Used auto prices continue decline, not as steeply as last week

The Canadian used wholesale auto market was down -0.27%, according to Canadian Black Book. The 2017-2019 average was -0.29%. The Canadian wholesale market for used cars declined, down -0.25%, and trucks were also down more from last week at -0.29%. 

“The wholesale market is beginning its correction after two years of shocking increases. This won’t happen overnight, and likely will not return to pre-pandemic levels, however, we do expect the downward trend to continue,” says David Robins, Principal Automotive Analyst and Head of Canadian Vehicle Valuations at Canadian Black Book.  

Two segments of the car market made very slight gains, with premium sporty cars up a slight 0.08%, and subcompact cars up 0.03%. Full-size cars were down the most, at -1.50%, followed by luxury cars, down -0.49%, and near luxury cars, down -0.45%. Mid-size cars were down -0.41%.

For trucks/SUVs, all the segments experienced decreases, though none were close to as steep as the declines from last week. Minivans declined the most, down -0.65%, followed by compact vans, which were down -0.54% for the week, Full size crossover/SUVs were down -0.49% and full size pickups were down -0.46%.

The average listing price for used vehicles decreased week-over-week, as the 14-day moving average declined to $36,900. Analysis is based on approximately 120,000 vehicles listed for sale on Canadian dealer lots. The US market exchange rate remains favourable for exportation, leading to a continuous stream of vehicles south across the border. “Supply remains low while demand is high on both sides of the border. Upstream channels continue to tap supply before it can be made available at physical auctions.”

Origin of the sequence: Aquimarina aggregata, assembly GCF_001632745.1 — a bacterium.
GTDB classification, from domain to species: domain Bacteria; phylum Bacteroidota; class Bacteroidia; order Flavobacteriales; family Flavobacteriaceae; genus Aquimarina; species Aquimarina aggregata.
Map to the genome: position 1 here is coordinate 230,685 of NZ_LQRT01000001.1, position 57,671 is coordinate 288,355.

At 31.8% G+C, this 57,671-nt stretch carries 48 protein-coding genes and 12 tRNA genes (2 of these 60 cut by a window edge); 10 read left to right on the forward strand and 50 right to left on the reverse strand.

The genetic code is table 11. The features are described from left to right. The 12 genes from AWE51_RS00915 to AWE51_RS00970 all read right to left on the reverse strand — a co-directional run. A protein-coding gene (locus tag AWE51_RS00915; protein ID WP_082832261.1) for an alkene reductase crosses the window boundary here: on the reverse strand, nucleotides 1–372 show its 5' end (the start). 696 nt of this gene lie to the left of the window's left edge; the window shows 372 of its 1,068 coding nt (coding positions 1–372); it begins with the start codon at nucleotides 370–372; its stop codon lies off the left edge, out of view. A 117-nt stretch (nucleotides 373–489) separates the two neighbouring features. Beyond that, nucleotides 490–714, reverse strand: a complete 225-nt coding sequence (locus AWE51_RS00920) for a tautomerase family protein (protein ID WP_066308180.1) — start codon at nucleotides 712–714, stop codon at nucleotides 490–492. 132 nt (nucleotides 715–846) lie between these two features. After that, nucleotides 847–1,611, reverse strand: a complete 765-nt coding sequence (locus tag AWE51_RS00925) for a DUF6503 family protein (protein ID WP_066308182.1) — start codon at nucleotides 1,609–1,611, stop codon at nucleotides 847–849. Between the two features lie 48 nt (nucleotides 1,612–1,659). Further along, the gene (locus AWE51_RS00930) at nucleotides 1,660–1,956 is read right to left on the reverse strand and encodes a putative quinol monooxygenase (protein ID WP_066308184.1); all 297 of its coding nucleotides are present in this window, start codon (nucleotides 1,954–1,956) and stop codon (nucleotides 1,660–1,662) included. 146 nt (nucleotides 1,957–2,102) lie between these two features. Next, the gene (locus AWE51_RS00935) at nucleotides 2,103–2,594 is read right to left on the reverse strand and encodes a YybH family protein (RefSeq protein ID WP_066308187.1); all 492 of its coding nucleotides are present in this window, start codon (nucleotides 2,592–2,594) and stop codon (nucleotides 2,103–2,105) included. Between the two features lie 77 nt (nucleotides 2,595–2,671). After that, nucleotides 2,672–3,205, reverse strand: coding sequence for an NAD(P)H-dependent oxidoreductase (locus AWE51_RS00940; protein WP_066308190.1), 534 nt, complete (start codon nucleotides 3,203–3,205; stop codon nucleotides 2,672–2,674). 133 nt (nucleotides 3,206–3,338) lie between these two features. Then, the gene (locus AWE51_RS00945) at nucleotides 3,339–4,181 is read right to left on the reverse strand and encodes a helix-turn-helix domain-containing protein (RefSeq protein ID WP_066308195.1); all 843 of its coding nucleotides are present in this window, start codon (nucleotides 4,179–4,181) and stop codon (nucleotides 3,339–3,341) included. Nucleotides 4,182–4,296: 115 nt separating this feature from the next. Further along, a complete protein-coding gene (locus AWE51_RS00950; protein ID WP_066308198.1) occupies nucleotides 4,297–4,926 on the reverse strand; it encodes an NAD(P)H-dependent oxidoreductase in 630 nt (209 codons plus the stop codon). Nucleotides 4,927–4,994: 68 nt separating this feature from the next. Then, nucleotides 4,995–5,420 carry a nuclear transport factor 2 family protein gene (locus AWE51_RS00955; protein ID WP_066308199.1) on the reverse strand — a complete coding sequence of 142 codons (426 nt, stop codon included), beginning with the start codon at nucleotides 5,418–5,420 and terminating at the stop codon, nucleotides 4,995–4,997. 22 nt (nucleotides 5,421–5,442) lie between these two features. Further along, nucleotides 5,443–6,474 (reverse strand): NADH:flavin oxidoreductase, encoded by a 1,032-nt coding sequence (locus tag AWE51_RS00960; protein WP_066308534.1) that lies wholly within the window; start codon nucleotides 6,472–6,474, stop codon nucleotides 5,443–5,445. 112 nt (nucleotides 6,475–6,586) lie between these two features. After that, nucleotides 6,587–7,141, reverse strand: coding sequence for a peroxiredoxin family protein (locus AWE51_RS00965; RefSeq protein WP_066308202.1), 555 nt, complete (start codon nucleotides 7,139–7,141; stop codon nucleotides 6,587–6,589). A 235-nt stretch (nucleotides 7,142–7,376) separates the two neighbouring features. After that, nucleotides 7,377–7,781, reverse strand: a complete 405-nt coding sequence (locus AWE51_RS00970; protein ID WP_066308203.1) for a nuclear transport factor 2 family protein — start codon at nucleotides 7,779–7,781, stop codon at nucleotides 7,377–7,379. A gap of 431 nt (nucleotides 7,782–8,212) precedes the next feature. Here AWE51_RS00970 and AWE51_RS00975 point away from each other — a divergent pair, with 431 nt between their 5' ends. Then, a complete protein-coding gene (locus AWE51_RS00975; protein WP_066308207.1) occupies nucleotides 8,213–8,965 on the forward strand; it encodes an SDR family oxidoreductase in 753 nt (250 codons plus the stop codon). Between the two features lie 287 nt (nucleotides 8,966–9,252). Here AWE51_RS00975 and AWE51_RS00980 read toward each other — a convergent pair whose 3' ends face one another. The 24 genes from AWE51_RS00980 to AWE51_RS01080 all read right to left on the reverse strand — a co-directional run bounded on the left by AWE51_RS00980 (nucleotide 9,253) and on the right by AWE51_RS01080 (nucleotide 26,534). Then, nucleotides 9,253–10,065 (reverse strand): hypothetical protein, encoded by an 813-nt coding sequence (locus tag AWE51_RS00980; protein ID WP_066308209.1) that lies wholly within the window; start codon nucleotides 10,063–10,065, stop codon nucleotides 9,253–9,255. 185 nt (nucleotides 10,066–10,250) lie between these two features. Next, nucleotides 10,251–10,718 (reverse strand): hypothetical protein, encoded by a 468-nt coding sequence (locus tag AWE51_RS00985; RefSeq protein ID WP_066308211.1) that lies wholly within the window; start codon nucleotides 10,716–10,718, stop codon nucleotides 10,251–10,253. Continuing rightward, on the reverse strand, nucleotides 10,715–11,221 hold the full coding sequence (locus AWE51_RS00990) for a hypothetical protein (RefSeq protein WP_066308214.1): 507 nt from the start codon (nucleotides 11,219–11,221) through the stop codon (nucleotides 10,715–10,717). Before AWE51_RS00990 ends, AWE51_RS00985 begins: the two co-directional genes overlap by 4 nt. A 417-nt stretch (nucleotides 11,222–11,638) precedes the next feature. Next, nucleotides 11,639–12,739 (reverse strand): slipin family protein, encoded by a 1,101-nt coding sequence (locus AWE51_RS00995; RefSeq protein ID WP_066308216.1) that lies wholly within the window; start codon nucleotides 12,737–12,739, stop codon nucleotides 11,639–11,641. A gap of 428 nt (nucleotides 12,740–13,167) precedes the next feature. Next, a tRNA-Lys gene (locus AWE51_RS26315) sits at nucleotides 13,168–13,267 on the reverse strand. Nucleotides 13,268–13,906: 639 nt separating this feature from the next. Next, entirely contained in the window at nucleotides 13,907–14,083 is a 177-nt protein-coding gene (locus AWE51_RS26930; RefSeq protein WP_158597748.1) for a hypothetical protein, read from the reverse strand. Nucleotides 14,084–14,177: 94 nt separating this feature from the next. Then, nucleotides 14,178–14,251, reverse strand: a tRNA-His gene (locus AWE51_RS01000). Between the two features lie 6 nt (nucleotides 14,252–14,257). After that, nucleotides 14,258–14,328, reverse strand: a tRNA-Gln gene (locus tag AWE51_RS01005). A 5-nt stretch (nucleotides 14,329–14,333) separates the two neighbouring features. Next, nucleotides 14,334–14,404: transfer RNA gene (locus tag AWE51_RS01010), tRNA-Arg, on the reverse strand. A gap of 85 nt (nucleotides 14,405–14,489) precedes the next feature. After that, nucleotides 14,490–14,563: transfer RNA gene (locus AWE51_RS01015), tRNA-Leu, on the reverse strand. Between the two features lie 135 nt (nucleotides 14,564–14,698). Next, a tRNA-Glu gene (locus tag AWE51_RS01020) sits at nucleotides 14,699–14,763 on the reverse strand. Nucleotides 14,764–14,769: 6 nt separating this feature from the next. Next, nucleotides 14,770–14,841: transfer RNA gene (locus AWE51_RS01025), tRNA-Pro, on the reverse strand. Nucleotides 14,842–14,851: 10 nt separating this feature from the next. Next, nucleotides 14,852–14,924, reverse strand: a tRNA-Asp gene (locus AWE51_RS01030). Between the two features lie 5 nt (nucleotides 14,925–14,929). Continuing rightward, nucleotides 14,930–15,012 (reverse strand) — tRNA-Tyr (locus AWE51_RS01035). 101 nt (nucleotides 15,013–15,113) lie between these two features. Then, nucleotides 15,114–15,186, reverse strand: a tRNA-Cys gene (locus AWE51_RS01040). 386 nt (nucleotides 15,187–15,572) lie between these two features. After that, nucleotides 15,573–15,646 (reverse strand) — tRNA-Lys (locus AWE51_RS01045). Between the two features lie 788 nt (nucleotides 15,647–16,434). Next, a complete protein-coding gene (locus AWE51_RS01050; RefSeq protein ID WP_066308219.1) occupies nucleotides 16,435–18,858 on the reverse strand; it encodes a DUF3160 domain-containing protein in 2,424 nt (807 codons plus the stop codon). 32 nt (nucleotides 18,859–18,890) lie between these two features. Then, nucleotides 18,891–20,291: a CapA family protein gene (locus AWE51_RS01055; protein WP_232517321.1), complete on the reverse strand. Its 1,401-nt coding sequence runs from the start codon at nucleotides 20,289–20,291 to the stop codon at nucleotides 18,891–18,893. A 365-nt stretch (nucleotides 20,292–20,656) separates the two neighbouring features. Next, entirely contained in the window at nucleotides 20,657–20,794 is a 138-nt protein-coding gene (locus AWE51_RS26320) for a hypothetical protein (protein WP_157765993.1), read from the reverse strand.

October Sales in Canada were the lowest they’ve been in almost 15 years, says Desrosiers Automotive Consultants, as this past month was 5.3% lower than last October and the lowest on record since 2009.

Canadian Parts/Assembly supplier, Magna International Inc., says “the supply picture is improving and helping boost their bottom line, but disruptions continue to weigh on operations and profits” as the supply chain has not improved as much as initially thought for the 2nd half of this year.

Year-over-year, most segments measured by Canadian Black Book saw growth except larger vehicles like Full-Size Pickups, which lost -6.79% compared to October 2021, Full-Size Crossover/SUV losing -4.97% and Small Pickup decreasing by -1.5%. Conversely, Sub-Compact Car and Compact Car saw the most growth year-over-year, with 41.57% and 32.18% respectively, further backing up the theory that fuel prices are driving purchase behaviour.  

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